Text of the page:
Drum roll ….

Love it.

Those collectivists that would attempt to ‘solve’ the virus of ‘inequality’ - however they define that -  seek to do so with the antidote of taxation, and thereby only grow our tax surveillance states, and the poverty through dependency and reward of imprudent life decisions they foster via the parasite of welfare.

As for my timelines, due to lack of time I copy with little further comment:


Timeline 1:


Timeline 2:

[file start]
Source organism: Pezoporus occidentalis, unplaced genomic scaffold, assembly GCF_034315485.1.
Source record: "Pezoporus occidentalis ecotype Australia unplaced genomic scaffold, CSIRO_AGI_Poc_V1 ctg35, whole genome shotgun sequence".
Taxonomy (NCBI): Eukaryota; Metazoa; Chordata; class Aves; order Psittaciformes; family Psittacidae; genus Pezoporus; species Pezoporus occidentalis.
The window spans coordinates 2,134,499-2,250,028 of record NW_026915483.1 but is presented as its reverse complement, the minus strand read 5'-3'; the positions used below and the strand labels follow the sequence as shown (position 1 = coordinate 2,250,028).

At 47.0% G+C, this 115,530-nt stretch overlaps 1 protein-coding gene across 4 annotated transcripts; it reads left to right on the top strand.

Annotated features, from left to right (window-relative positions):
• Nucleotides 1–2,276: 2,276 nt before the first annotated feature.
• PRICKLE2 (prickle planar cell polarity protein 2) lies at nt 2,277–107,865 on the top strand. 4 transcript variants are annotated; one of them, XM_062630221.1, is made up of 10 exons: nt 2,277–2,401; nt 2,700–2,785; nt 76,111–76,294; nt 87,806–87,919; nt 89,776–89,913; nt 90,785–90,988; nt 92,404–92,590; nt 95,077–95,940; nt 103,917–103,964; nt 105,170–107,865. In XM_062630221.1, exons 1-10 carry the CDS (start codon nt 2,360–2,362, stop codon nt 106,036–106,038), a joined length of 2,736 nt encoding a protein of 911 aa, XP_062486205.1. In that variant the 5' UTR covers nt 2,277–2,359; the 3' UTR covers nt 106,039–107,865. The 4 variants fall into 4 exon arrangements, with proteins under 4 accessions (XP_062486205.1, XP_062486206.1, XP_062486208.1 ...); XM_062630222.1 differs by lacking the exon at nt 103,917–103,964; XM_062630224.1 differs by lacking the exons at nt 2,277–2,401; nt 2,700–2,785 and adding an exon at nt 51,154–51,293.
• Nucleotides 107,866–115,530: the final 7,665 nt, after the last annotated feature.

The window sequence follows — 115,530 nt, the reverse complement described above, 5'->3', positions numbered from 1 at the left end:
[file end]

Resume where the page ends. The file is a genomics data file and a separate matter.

To be honest, though relevant, my comment about taxation was off the mark. The point I was trying to make was that rich people are not the cause of poor people. They are unrelated. One individual accruing wealth from earnings on the capital of their mind, does not stop another doing the same. It’s the old adage of the Inequality Busters not understanding that capital/earnings/wealth are not a pre-set pie that must be divvied up so that what one get lessens the pool for everybody else. It’s concomitant with the Green fallacy that resources are limited. We create capital. This means that because rich people are not the cause of poor people, taxing the rich to transfer to the poor is going to achieve absolutely nothing: no, wrong, it makes it worse. Because taxes are used to create welfare states that promote dependency, imprudence and lazy thinking, they end up creating an even bigger proportion of poor without the skills to use their minds, because welfare, after killing the bonds of natural love and affection within families, then kills the mind and its ability to reason responsibly about the reality of circumstances, and it does this because individuals know that ultimately someone else will be forced to foot the bills for the 'selfishness' of foolhardy life decisions.